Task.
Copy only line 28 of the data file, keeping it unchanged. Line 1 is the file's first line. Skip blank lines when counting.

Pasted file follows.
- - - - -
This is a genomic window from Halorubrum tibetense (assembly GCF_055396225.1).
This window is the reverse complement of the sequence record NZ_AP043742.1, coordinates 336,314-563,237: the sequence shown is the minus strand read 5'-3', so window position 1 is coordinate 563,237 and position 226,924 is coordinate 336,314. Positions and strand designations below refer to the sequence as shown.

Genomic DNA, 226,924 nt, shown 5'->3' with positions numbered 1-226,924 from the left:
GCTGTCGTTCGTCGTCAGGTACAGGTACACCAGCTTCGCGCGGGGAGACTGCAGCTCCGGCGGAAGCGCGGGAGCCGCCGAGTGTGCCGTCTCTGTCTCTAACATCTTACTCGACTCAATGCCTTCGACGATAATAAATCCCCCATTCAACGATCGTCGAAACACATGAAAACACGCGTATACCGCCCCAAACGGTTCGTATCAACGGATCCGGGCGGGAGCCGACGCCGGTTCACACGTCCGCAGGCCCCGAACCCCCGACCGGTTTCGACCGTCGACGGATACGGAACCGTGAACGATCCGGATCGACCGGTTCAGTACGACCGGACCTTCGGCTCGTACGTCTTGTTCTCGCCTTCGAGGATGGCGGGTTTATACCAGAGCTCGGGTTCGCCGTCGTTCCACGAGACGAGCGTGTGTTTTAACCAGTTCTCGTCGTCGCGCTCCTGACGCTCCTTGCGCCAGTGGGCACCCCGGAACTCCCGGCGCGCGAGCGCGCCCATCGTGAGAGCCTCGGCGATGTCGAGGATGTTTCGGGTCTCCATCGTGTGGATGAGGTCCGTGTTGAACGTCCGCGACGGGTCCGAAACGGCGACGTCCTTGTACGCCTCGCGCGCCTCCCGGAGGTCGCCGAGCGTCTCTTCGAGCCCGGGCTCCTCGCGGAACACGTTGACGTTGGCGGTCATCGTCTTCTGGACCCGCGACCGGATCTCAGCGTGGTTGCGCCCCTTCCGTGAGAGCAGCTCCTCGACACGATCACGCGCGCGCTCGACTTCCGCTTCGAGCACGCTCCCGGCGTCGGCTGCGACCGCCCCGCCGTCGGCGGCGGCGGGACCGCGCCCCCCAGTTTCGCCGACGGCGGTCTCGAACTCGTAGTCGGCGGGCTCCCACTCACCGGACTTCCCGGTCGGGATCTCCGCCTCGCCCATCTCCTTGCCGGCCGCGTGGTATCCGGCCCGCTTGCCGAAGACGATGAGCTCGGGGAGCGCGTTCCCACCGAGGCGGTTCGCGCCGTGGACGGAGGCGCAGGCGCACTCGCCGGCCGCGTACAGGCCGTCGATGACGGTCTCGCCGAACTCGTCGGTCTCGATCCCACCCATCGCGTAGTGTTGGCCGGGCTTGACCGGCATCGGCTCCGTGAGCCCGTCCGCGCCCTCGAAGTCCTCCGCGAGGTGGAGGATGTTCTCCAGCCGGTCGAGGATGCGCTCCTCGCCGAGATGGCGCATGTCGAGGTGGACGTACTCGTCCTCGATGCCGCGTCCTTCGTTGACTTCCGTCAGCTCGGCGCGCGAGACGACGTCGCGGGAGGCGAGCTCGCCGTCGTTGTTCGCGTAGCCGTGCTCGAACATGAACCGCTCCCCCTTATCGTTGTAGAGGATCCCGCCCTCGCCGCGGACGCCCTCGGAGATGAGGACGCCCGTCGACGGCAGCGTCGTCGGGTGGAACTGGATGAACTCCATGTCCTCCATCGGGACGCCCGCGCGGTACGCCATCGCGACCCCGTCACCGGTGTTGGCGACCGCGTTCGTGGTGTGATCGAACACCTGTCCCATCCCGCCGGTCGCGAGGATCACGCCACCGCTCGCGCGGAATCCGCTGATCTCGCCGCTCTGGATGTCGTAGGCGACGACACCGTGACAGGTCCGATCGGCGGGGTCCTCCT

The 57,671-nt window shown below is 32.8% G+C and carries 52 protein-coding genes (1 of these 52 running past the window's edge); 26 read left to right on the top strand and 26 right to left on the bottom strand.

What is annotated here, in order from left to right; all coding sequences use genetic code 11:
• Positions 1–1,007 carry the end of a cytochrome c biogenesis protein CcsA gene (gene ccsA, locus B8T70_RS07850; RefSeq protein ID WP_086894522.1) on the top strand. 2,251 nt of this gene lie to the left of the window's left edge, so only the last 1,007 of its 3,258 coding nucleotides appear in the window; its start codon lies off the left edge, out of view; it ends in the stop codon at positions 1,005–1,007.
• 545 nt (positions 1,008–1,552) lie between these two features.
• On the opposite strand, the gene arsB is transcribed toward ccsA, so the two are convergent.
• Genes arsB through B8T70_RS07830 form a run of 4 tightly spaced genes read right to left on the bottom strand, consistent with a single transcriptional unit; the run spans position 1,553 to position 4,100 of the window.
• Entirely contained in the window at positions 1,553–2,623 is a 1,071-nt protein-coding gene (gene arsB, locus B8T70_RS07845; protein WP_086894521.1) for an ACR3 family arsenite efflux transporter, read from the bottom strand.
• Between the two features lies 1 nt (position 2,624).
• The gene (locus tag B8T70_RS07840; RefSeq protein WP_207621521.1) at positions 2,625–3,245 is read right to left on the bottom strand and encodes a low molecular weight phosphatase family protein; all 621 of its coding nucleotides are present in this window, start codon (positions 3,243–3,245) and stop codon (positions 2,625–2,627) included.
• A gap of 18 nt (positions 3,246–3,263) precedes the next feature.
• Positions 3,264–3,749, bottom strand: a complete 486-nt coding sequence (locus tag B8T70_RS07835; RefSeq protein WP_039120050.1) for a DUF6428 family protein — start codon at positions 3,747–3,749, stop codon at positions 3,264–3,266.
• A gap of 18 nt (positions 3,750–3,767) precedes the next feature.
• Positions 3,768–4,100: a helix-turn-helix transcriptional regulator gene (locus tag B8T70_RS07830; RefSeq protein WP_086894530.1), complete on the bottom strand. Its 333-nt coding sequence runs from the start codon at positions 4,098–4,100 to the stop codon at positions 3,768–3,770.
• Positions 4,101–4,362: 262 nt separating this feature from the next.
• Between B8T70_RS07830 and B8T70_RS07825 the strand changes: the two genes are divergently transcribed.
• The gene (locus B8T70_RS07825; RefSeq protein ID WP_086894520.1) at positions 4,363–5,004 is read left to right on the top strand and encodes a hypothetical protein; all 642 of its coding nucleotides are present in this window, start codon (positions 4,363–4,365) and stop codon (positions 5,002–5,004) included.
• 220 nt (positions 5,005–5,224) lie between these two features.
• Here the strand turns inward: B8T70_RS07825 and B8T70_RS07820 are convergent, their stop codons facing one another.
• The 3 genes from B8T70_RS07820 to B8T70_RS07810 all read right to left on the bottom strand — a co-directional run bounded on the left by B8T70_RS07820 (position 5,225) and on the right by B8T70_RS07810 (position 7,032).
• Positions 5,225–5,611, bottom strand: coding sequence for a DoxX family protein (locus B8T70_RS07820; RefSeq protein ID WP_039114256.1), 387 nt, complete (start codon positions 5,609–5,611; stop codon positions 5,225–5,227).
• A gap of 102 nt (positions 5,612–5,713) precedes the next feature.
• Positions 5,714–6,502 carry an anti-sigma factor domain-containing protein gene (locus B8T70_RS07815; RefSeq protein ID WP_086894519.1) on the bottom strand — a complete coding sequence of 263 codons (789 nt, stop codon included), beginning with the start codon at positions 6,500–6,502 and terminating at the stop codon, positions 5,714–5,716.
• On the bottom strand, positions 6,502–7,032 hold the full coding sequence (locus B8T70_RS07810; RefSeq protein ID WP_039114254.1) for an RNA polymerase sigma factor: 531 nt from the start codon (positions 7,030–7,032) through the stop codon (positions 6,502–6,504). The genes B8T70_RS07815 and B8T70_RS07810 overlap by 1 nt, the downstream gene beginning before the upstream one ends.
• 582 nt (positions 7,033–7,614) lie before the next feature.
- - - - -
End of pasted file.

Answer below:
• 582 nt (positions 7,033–7,614) lie before the next feature.